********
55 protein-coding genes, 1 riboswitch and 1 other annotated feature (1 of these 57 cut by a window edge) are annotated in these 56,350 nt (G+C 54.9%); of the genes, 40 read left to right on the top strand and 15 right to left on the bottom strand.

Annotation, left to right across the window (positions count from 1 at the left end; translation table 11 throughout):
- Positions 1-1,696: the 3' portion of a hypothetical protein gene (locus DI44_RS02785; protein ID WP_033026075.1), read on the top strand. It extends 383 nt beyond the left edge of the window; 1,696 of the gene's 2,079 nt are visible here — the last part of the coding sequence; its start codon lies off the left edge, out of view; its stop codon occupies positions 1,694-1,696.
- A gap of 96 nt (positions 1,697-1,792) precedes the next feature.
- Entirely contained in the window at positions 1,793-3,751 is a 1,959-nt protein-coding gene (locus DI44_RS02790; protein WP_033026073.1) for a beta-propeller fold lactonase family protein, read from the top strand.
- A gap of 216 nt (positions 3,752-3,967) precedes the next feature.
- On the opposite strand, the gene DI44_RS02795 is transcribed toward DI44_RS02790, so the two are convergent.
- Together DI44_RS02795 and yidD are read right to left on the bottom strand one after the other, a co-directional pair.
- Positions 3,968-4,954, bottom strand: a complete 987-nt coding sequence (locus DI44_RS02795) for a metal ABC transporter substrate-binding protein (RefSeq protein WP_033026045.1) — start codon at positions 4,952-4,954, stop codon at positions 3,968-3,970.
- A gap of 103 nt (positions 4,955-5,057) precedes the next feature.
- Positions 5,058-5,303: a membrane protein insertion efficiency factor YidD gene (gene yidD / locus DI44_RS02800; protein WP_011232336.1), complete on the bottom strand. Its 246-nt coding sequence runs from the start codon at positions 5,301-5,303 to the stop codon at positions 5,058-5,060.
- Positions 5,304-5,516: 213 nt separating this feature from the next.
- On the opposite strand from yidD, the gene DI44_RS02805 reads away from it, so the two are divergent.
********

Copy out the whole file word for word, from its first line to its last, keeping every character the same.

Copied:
55 protein-coding genes, 1 riboswitch and 1 other annotated feature (1 of these 57 cut by a window edge) are annotated in these 56,350 nt (G+C 54.9%); of the genes, 40 read left to right on the top strand and 15 right to left on the bottom strand.

Annotation, left to right across the window (positions count from 1 at the left end; translation table 11 throughout):
- Positions 1-1,696: the 3' portion of a hypothetical protein gene (locus DI44_RS02785; protein ID WP_033026075.1), read on the top strand. It extends 383 nt beyond the left edge of the window; 1,696 of the gene's 2,079 nt are visible here — the last part of the coding sequence; its start codon lies off the left edge, out of view; its stop codon occupies positions 1,694-1,696.
- A gap of 96 nt (positions 1,697-1,792) precedes the next feature.
- Entirely contained in the window at positions 1,793-3,751 is a 1,959-nt protein-coding gene (locus DI44_RS02790; protein WP_033026073.1) for a beta-propeller fold lactonase family protein, read from the top strand.
- A gap of 216 nt (positions 3,752-3,967) precedes the next feature.
- On the opposite strand, the gene DI44_RS02795 is transcribed toward DI44_RS02790, so the two are convergent.
- Together DI44_RS02795 and yidD are read right to left on the bottom strand one after the other, a co-directional pair.
- Positions 3,968-4,954, bottom strand: a complete 987-nt coding sequence (locus DI44_RS02795) for a metal ABC transporter substrate-binding protein (RefSeq protein WP_033026045.1) — start codon at positions 4,952-4,954, stop codon at positions 3,968-3,970.
- A gap of 103 nt (positions 4,955-5,057) precedes the next feature.
- Positions 5,058-5,303: a membrane protein insertion efficiency factor YidD gene (gene yidD / locus DI44_RS02800; protein WP_011232336.1), complete on the bottom strand. Its 246-nt coding sequence runs from the start codon at positions 5,301-5,303 to the stop codon at positions 5,058-5,060.
- Positions 5,304-5,516: 213 nt separating this feature from the next.
- On the opposite strand from yidD, the gene DI44_RS02805 reads away from it, so the two are divergent.